When a newspaper reports that a liberal arts college somewhere is teaching a seminar on the hermeneutics of Lady Gaga, do we feel outrage, relief, or both? As the philosophical treatment of pop culture gains currency, it's easy to be tempted by contradictory reactions: We long for a serious consideration of the seemingly frivolous, yes, but also for the deflation of academic self-seriousness. Inception and Philosophy is the latest entry in Blackwell’s Philosophy and Pop Culture series (previous titles have included The Daily Show and Philosophy and Mad Men and Philosophy, among many more), which apparently shares this slice of the publishing pie with Open Court Publishing’s Popular Culture and Philosophy series. One likes to imagine the two houses locked in a heated rivalry, each with armies of lecturers lying in wait to pounce on the latest cultural fad and deconstruct it before the other gets there first.
While previous Blackwell books like The Simpsons and Philosophy and Star Trek and Philosophy encouraged playfulness, with Inception and Philosophy—a title about an ostensibly serious film made by a serious filmmaker with serious things on his mind—the editors try a different approach. They ask a series of writers to ruminate on the metaphysical questions raised by Christopher Nolan’s Oscar-nominated sci-fi blockbuster. Confronted with a film that actually interrogates being and time, however, these philosophers do little other than fall in line. The book never gets beyond a basic approach to philosophy—there’s much talk of intro-level Plato and Descartes and Augustine, and not so much of the nuances of Althusser or Baudrillard or Fredric Jameson.
Thanks to the film’s ambiguous ending, the first section of Inception and Philosophy dutifully focuses on the question, “Was it all just a dream?” and writer after writer dwell on the familiar issues: The problem of multiple interpretations, the question of whether we may be dreaming right now, or the paradox of caring about characters who may not exist in the first place (both in the film and the real world itself). Later chapters tackle the malleability of time, blind vs. rational faith, the question of free will, and, yes, the morality of the film’s caper narrative. One of the book’s more intriguing essays uses the film to discuss different philosophies of alternate worlds, playing Spinoza, Leibniz, and David Lewis against each other in considering the God-like powers of Inception’s dream architects.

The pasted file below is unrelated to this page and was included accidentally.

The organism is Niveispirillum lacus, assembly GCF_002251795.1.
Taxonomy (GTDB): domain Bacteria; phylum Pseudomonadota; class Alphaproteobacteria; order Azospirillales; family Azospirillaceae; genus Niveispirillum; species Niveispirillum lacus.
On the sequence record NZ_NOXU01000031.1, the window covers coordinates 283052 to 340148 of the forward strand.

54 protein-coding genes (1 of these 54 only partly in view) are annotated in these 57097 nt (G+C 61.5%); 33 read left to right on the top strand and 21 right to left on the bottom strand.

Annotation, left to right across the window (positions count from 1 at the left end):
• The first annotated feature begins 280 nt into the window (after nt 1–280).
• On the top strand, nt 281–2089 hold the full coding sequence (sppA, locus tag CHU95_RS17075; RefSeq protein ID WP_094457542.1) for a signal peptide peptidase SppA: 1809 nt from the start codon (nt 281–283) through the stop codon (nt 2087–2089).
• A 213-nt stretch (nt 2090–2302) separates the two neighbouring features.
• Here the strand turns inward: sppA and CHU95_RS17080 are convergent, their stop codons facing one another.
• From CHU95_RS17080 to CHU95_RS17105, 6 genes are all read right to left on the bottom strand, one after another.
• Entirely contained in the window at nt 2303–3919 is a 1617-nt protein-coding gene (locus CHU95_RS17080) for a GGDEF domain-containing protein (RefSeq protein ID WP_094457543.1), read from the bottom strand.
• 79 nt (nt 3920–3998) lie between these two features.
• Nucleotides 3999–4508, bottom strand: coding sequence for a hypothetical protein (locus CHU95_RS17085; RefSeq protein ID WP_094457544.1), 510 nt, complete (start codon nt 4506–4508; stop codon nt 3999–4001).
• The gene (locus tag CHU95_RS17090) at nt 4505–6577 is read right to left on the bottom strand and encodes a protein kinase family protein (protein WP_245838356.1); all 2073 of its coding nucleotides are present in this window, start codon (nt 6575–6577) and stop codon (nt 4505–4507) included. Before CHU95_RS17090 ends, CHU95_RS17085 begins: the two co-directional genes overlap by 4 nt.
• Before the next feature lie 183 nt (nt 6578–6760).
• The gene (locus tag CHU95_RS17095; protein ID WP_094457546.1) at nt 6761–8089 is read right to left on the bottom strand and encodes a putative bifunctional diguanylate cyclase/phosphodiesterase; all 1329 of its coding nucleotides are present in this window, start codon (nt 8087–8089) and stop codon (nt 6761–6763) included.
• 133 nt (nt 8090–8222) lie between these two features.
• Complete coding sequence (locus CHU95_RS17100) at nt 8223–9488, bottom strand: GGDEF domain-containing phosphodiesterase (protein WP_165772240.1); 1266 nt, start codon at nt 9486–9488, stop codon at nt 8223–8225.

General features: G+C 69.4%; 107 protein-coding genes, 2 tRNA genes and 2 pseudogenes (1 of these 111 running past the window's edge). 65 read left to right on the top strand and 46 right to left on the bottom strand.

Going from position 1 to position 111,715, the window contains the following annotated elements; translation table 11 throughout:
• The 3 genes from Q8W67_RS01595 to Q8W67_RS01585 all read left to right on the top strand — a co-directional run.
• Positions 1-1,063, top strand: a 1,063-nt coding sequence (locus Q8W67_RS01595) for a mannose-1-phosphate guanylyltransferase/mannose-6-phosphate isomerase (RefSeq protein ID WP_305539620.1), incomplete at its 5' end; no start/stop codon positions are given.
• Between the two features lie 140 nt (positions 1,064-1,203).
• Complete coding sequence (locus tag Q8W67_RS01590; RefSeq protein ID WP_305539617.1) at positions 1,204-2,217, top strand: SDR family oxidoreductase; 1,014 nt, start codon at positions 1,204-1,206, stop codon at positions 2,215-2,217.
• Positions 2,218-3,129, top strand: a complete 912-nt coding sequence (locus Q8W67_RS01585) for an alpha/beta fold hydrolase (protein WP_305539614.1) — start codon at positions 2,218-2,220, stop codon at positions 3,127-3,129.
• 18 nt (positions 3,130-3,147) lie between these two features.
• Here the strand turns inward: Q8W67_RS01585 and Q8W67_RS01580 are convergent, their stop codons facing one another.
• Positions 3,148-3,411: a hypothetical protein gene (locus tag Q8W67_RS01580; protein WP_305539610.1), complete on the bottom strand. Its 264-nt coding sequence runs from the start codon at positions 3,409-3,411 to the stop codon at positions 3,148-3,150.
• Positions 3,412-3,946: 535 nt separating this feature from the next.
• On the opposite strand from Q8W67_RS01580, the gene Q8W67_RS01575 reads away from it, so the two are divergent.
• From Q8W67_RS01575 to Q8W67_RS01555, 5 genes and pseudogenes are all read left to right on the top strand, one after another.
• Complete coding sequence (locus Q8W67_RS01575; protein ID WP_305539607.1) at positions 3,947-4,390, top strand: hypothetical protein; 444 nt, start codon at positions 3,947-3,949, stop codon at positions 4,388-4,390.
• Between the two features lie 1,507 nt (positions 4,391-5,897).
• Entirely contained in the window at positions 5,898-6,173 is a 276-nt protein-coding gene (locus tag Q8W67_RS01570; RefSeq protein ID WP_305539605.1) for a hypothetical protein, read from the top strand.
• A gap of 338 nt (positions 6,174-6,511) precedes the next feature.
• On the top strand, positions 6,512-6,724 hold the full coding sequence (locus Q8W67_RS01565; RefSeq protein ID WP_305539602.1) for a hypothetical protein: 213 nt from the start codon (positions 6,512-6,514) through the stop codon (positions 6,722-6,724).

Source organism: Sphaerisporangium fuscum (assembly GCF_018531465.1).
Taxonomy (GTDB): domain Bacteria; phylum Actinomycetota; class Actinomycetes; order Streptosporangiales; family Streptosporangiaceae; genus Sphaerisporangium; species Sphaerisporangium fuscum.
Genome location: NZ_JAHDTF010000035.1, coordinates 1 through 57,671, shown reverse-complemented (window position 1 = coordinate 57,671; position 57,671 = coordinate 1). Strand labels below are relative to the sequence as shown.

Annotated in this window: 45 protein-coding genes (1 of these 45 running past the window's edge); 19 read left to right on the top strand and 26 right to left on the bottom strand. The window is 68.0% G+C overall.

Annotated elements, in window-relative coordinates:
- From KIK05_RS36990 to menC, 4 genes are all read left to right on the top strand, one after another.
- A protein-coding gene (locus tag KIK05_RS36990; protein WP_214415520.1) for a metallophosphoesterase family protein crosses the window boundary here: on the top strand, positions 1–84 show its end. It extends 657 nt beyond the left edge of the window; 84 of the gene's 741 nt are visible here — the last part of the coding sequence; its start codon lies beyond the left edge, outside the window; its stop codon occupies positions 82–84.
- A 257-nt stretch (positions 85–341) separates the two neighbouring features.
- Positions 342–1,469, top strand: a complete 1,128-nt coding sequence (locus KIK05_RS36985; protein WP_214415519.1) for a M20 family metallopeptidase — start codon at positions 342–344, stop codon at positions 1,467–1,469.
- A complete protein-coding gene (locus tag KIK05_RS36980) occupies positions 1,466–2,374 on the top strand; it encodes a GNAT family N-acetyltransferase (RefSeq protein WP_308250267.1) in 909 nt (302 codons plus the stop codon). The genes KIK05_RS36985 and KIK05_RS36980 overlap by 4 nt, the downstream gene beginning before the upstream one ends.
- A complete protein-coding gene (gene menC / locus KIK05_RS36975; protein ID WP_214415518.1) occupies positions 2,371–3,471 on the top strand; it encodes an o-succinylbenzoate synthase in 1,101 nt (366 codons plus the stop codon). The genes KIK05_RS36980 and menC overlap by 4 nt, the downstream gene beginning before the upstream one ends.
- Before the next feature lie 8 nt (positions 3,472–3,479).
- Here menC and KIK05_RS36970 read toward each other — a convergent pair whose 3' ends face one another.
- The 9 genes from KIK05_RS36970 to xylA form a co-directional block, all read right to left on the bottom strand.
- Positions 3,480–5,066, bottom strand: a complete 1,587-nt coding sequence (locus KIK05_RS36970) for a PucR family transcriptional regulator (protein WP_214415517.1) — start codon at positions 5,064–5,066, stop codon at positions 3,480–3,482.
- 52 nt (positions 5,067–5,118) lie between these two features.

Given the ambitions of Blackwell’s series, it’s probably too much to wish that Inception and Philosophy’s writers would go the full Zizek and use the film as a springboard to riff on Id Machines or the reality within illusions, or that they might place Inception alongside Solaris or Vertigo, other plangent, romantic films about the poverty of the male imagination when trying to conjure lost feminine objects. This is especially too bad because the film opens itself to such interpretations, and almost welcomes them: There’s even a scene at the end where Leonardo DiCaprio confesses to the dream-ghost of his dead wife that he can no longer imagine her in all her human detail. Is the problem here that writing about moments like these would bring messy things like gender politics and literary theory into the mix?
The final result of Inception and Philosophy is that what should be a liberating endeavor—seeking intimations of the metaphysical in a pop cultural object—has instead an antiseptic, scrubbed-down feel. Sanitized of any references to politics, film theory, or even other films, these essays are mostly clumsy efforts at intellectual gymnastics. Which is yet another misfire, as many of them position themselves as rebuttals to criticisms leveled at the film. Instead, by limiting themselves to basic concepts, they become inadvertent critiques of their own. They fail to allow the film, in all its full-bodied complexity, to breathe.
Bilge Ebiri reviews and writes about film for New York Magazine, among other places. He also blogs at They Live by Night.